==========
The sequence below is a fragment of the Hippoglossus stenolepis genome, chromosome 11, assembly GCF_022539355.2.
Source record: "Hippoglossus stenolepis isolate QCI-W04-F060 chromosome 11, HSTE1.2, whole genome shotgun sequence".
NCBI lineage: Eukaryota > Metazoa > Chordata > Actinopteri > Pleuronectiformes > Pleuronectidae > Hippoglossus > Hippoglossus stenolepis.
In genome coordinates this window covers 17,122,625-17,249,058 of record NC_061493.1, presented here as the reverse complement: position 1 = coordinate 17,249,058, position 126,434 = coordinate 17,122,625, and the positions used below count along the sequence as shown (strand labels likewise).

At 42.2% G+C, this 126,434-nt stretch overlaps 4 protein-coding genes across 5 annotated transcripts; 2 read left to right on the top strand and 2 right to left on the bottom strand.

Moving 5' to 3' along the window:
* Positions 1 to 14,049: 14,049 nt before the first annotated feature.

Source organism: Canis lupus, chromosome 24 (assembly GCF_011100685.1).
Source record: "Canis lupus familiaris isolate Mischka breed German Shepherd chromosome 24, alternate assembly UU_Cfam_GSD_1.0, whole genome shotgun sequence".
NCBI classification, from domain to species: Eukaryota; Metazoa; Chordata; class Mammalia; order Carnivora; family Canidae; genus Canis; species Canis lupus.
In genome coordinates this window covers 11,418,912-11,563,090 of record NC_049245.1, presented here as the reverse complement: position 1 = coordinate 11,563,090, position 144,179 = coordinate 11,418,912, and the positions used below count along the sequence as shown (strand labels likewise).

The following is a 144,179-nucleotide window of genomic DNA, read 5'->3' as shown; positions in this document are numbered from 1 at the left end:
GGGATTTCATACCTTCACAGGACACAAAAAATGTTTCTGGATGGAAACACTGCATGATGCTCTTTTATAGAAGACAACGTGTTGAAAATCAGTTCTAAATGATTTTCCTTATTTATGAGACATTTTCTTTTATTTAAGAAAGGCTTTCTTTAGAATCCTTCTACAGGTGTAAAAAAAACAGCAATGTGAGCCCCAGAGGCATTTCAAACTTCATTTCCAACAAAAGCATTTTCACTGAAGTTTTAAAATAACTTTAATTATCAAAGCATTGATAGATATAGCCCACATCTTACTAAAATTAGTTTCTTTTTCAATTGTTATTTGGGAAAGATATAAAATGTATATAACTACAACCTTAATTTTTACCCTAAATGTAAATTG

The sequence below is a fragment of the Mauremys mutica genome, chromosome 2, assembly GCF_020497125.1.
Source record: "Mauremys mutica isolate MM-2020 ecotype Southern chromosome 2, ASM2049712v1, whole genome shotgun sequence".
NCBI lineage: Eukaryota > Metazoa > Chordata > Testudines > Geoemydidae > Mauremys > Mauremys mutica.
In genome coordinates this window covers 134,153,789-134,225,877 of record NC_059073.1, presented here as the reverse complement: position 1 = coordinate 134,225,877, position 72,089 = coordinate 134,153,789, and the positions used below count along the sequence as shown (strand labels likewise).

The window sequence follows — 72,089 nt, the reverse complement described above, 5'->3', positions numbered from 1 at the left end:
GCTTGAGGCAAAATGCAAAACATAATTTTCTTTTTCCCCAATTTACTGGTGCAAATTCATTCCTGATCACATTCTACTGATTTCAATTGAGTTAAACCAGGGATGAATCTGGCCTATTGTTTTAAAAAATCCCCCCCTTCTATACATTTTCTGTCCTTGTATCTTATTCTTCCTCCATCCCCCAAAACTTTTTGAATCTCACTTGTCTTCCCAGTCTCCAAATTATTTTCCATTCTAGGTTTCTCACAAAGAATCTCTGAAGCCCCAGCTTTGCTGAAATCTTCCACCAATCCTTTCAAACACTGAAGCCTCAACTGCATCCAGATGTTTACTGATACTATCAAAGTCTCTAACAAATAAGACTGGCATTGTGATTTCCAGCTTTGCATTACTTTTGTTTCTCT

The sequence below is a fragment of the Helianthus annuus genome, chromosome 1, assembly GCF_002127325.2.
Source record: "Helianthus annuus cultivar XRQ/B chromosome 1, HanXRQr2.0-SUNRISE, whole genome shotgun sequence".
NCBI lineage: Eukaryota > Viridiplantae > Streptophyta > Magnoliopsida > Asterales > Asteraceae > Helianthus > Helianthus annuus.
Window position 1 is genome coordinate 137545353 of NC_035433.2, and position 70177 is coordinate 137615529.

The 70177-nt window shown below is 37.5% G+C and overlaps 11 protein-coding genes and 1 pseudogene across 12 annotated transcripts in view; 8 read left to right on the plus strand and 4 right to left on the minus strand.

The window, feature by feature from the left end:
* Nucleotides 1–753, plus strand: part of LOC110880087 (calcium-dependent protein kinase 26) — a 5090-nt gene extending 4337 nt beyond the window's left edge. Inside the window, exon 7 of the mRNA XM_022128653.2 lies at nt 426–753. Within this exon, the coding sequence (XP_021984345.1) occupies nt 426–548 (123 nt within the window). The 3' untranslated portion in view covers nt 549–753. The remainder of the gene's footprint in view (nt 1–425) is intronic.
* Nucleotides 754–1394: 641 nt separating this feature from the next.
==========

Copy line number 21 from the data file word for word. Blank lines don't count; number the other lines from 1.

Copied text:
Source record: "Helianthus annuus cultivar XRQ/B chromosome 1, HanXRQr2.0-SUNRISE, whole genome shotgun sequence".